Monday, February 09, 2015

Killing Jesus -- first look

I've been meaning to blog about this for a while, but there's another Jesus film on the way this spring -- Killing Jesus.  It's adapted from Bill O’Reilly and Martin Dugard’s book of the same name and airs on National Geographic.  Here's a "first look":





Like most Bible films in recent years it is filmed out in Ouazazarte.  There are some great actors.  Many of them appear to be British, including John Rhys-Davies as Annas.  Kelsey Grammer as King Herod, with loads of hair, should be great too:


The piece is executive produced by Ridley Scott.  Today's Independent features a story about Jesus (Haaz Sleiman):

Killing Jesus: Muslim-raised actor Haaz Sleiman defends lead role in Ridley Scott miniseries

The casting of Sleiman (who once played a baddie in 24) looks like an inspired bit of casting, though I can't help wondering if that's a false beard:


It's one of the great mercies of Jesus of Nazareth that Robert Powell got rid of his false beard and grew one of his own instead.

Update (10 February, 6.20am): Here's Peter Chattaway's comment on his blog in January.

The Nativity (1978)

While teaching Jesus in Film, I realize that there are still several Jesus films that I have not seen.  One of these is a 1978 TV movie from the USA simply called The Nativity.  It is mentioned a couple of times (of course!) on Matt Page's Bible Films blog (here and here) and it has its own IMDb page, but otherwise there is not a lot of coverage of the film online or in the literature.

It has never been released on DVD (ignore the link on the IMDb page -- it's to something else) but it is still possible to get hold of it second hand on VHS -- and I've just ordered a copy.  I'll report back once I've received it and watched it.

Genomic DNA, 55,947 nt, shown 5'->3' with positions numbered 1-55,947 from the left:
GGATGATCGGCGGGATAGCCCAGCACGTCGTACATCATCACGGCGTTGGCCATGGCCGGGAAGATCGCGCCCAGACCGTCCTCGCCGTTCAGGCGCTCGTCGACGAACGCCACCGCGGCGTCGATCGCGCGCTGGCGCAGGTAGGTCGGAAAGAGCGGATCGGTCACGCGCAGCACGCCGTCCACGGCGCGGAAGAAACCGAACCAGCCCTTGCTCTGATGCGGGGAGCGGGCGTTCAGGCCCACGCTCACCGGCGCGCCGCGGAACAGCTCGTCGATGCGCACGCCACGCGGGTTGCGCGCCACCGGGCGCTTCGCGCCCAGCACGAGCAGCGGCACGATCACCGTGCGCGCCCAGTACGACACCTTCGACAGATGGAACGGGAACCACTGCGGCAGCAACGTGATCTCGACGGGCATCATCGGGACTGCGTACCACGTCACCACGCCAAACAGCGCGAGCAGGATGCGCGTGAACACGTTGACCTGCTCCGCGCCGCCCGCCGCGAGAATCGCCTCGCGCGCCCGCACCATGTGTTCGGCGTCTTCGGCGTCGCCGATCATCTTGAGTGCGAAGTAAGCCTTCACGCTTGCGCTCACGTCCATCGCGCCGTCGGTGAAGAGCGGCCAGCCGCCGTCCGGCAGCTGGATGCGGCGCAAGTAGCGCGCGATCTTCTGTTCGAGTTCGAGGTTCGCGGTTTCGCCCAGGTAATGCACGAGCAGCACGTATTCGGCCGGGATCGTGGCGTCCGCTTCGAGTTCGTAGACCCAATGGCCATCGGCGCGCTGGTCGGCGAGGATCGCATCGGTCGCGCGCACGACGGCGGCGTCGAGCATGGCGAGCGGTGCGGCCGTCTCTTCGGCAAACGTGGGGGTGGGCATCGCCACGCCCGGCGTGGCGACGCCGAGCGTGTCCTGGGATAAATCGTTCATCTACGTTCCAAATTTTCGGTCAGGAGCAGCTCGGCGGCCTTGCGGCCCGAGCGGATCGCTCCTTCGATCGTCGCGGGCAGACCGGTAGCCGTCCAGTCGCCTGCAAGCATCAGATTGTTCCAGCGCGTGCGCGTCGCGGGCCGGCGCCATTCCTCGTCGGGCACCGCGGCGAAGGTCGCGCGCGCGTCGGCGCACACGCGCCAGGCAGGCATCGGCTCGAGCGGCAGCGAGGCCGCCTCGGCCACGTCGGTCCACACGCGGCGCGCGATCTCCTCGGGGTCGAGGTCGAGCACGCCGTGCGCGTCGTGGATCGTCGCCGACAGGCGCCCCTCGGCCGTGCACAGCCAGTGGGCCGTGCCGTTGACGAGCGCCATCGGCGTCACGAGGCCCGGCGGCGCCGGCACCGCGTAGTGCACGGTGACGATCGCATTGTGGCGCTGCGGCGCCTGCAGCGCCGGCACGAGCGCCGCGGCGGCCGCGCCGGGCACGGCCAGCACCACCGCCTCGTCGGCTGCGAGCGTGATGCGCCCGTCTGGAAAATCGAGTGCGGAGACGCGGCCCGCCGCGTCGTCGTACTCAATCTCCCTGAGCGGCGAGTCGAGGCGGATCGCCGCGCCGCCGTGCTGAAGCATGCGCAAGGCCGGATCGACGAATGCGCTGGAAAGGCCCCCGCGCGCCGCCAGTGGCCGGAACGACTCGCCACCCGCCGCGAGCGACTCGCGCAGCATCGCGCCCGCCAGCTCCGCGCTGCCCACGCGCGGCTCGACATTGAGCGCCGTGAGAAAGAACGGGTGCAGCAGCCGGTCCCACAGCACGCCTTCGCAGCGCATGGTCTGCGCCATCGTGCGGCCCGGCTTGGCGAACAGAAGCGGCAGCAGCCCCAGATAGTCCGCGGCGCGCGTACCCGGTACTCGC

There are several features of interest.  One is that it features John Rhys-Davies who is playing Annas in the forthcoming Killing Jesus.  Another is that Leo McKern plays Herod the Great.  I loved McKern as "Number 2" in three episodes of The Prisoner in 1967, though he became more famous for playing Rumpole of the Bailey.  Another great British character actor, Freddie Jones, is also in the cast.

There is a trailer online, one that advertises the video at a whopping $59.99, and this several decades ago!




There is also this great seven second preview from ABC in 1978:


40 years in Biblical Archaeology with Eric and Carol Meyers

The latest Biblical Archaeology Review has a lengthy retrospective on the careers of my Duke colleagues Eric Meyers and Carol Meyers:

Looking Back with Eric and Carol Meyers
Hershel Shanks  (02/09/2015)

It's a great read, especially the discussion of the discovery of the Torah ark from the ancient synagogue at Nabratein in 1981, which Dukies will recognize from the replica that is sitting in the passageway the the entrance of Gray Building.

The article also features the legendary picture of the Meyers dressed in Raiders of the Lost Ark garb for People Magazine in 1981 (left).

Tuesday, February 03, 2015

CNN's Finding Jesus

Beginning on March 1, a new six part documentary series from CNN, Finding Jesus: Faith, Fact, Forgery.  The teaser trailer is now online:



I look forward to chatting about this some more soon!

Spelling mistake in Last Temptation of Christ

The Last Temptation of Christ (dir. Martin Scorsese, 1988) begins with a quotation from Nikos Kazantzakis, but there is a spelling mistake -- it's the wrong "principle".  It should, of course, be "principal":


Sunday, February 01, 2015

Life of Brian's Parody of the Sermon on the Mount in Jesus Films